Under his umbrella company Virgin Group, billionaire entrepreneur Richard Branson has more than 60 businesses. But having scores of businesses does not make it any easier when one closes down, according to Branson.
In December, Alaska Airlines bought Virgin America, and this week, Alaska Airlines announced that it would close the Virgin America brand in 2019.
The 66-year-old entrepreneur has written and published an emotional farewell.
"Many years ago, I shed tears over selling my beloved Virgin Records for $1 billion," writes Branson. "Many tears are shed today, this time over Alaska Airlines' decision to buy and now retire Virgin America."
Branson's letter contains three lessons all business leaders can learn from.
Know when to fold 'em
If there comes a time when a business model isn't working, you have to be tough with yourself, despite the emotional attachment you have to your company.
"Sadly, [Alaska Airlines] could not find a way to maintain its own brand and that of Virgin America," Branson writes. But closing one brand can be necessary to keep the rest of the organization and its dozens of companies healthy.
Besides, he's moving forward. "As an entrepreneur's brand, Virgin is always starting new businesses. And we will not stop," says Branson.
"As an entrepreneur's brand, Virgin is always starting new businesses. And we will not stop." -Richard Branson, founder, Virgin Group
In particular, the billionaire says he is focused on projects including a hotel in San Francisco, a sports festival and a new cruise line. He is also still building a space tourism business.
Love the Journey
Branson has celebrated many launches, milestones and triumphs along the way.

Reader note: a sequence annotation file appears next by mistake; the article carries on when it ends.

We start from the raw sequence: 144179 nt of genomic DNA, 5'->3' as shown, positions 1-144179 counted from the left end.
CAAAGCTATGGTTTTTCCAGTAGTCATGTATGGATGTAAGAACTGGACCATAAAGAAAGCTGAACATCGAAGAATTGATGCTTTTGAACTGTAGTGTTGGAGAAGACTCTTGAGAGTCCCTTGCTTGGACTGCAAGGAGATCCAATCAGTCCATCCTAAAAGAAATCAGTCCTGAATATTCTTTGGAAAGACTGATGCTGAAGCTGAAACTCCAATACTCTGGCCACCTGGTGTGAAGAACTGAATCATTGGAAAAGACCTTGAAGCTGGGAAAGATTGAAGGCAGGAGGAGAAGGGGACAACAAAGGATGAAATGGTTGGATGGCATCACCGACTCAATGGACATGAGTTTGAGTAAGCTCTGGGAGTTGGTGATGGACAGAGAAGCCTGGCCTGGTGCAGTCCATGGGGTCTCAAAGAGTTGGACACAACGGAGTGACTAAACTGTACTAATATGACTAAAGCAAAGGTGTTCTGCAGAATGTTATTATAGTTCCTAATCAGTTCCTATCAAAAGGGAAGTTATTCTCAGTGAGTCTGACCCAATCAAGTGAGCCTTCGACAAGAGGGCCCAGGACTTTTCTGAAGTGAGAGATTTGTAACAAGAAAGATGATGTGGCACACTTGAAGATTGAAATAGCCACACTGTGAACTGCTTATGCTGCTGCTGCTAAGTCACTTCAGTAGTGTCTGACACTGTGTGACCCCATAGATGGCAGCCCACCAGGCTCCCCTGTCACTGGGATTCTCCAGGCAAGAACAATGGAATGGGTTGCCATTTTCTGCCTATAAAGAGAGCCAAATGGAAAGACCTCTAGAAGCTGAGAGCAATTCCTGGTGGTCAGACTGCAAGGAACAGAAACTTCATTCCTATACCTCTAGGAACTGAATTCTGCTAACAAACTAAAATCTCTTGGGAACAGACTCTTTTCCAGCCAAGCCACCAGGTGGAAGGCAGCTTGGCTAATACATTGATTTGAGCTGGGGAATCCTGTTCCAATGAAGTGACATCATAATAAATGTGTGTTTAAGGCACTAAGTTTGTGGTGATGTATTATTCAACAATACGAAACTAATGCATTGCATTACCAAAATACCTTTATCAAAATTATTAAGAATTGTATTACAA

"We went through a lot together," says the entrepreneur. "The launch parties, the networking, the productivity on flights, the live concerts at 35,000 feet, the marriage proposals, the first in-flight wedding, the Oprah Skype to the plane!
"And who could forget that time in 2008 when I nearly ripped my arse jumping off the side of The Palms in Vegas?"
Even as he announces the closure of the brand, Branson honors the process of building a company and salutes his indispensable employees.
"This was the ride and love of a lifetime. I feel very lucky to have been on it with all of you."
"I'm told some people at Virgin America are calling today 'the day the music died.' It is a sad (and some would say baffling) day," says Branson. "But I'd like to assure them that the music never dies."
Branson encourages Virgin America employees to remain optimistic and future-focused.
"Build a business that puts its people first," he says. "Work with partners who share your same progressive and inclusive values. Focus on delivering a great customer experience, and success will come. Make business a force for good.
"Stay positive; attitude is everything."
(Catherine Clifford - CNBC)